Mom Fights For More Addiction Resources In Oregon After Losing Daughter | Local News

SALEM, Ore. (KPTV) — Families affected by Oregon’s drug addiction crisis are asking state lawmakers for help.

Cathy McInnis is one of those mothers fighting for more resources in the state. She lost her daughter to alcohol addiction on March 1, 2020.

“She was in rehab and she passed away,” McInnis said.

Katie Buckle, 28, has died after years of battling alcohol addiction.

“There was trauma in her life, and Katie also suffered from depression and anxiety,” McInnis said. “She felt very depressed and lonely because of the situations that had happened to her. The addiction over time got worse.”

McInnis said her daughter’s relapses had become more frequent and there was an urgent need to get her into treatment.

“Making phone calls (I heard), ‘We don’t have room. We don’t have room,'” McInnis said. “There was no help.”

She said she couldn’t find any resources in Oregon to help her daughter. California was the next best option.

“We were able to get into a facility right away,” McInnis said. “You can call, they have a bed. There’s a room for her right now.

But the situation was so dire for Buckle that she died while in rehab.


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“She was there 48 hours,” McInnis said.

In his grief, McInnis is now pushing for more addiction and mental health resources in Oregon.

“It’s hard as a mother, your child is not supposed to go before you,” she said. “I will continue this fight for (Buckle), but above all I will also fight for the other people who live in our state. Where is our help? Where is the money to help support this?



Families affected by Oregon’s drug addiction crisis are asking state lawmakers for help. Cathy McInnis is one of those mothers fighting for more resources in the state.







FOX 12 has reached out to Governor Kate Brown’s office about what the state is doing to address this issue.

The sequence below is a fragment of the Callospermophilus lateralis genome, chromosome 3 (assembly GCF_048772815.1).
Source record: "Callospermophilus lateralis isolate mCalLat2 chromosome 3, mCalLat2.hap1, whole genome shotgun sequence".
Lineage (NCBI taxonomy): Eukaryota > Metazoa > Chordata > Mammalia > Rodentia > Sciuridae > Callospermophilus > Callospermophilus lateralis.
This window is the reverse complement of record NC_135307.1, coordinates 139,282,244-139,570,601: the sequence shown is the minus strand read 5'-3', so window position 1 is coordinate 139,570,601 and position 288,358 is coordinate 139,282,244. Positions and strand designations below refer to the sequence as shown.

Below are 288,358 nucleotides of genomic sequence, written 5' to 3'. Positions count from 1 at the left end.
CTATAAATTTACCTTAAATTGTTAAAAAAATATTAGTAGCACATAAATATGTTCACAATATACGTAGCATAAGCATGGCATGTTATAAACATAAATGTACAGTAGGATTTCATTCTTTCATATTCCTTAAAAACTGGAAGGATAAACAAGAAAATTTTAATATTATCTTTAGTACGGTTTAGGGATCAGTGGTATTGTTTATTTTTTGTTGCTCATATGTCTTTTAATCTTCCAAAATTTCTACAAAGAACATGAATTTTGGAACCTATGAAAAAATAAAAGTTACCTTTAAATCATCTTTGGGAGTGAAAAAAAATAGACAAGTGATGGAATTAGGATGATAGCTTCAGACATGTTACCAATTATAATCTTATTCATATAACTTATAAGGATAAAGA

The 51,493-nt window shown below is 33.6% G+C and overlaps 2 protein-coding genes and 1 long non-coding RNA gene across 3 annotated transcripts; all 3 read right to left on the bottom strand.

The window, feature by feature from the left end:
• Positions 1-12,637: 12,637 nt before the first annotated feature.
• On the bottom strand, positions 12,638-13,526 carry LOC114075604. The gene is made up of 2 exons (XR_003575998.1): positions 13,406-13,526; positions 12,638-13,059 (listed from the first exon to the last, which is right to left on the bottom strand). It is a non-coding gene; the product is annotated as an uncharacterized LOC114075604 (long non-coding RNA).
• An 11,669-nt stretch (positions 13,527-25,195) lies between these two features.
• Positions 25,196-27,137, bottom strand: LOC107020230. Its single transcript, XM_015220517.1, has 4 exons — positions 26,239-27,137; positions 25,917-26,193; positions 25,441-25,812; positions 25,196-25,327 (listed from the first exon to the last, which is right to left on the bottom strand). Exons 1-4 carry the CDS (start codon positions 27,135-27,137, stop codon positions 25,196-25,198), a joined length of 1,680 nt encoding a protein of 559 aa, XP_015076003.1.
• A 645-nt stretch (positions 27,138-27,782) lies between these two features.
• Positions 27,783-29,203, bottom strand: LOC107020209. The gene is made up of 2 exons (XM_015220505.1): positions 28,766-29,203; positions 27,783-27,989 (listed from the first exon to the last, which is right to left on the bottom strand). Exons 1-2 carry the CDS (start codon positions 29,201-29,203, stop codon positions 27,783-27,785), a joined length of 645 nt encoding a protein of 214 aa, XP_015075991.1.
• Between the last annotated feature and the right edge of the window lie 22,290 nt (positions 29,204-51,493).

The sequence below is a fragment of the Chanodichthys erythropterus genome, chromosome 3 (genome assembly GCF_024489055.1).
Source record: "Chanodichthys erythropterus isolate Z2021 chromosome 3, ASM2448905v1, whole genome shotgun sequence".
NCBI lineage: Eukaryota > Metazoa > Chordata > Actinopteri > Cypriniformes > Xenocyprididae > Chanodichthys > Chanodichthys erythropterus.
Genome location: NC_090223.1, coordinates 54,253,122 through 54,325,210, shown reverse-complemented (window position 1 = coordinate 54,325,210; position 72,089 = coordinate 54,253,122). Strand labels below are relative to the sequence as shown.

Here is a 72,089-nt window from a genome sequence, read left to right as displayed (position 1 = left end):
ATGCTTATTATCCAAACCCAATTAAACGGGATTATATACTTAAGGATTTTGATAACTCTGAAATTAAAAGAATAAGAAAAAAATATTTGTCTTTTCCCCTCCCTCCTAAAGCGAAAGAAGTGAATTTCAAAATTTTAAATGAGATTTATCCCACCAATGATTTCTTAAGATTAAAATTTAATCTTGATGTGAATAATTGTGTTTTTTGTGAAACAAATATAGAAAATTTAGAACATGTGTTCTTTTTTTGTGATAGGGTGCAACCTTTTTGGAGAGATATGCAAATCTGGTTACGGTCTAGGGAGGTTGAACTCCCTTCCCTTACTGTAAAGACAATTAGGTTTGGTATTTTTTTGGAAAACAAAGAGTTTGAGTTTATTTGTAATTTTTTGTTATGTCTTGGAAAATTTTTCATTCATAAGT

The governor touched on the issue briefly in his state of the state address on Thursday.

“Expanding access to behavioral health services and prevention, treatment and recovery from substance use disorders is critical,” Brown said. “I will continue to partner with the Legislature to finalize significant investments in behavioral health this year.”

On Friday, Brown’s office said during the 2021 legislative session that the governor had worked with the legislature to pass $350 million in investments in behavioral health and system reforms. A spokesperson said his office met with Oregon Recovers, the Commission on Alcohol and Drug Policy and key stakeholders to work on solutions.

A spokesperson said the state has already provided $31 million in new funding for treatment programs.

Brown’s office said later that month that the Measure 110 Oversight and Accountability Council would award up to an additional $302 million to behavioral health resource networks.

A spokesperson said the governor recognizes the workforce crisis in a number of health care areas that address addiction treatment. His office said the governor ordered state agencies to develop retention bonuses, which were distributed in November.

During the 2022 legislative session, two bills aim to deal with the addiction crisis.

HB 4004 would require the Oregon Health Authority to distribute grants to behavioral health care providers for staff compensation and workforce retention and recruitment. HB 4085 would give a parent or guardian the ability to admit a child with or without that child’s consent to an OHA or Department of Human Services approved inpatient treatment facility or program. Oregon.

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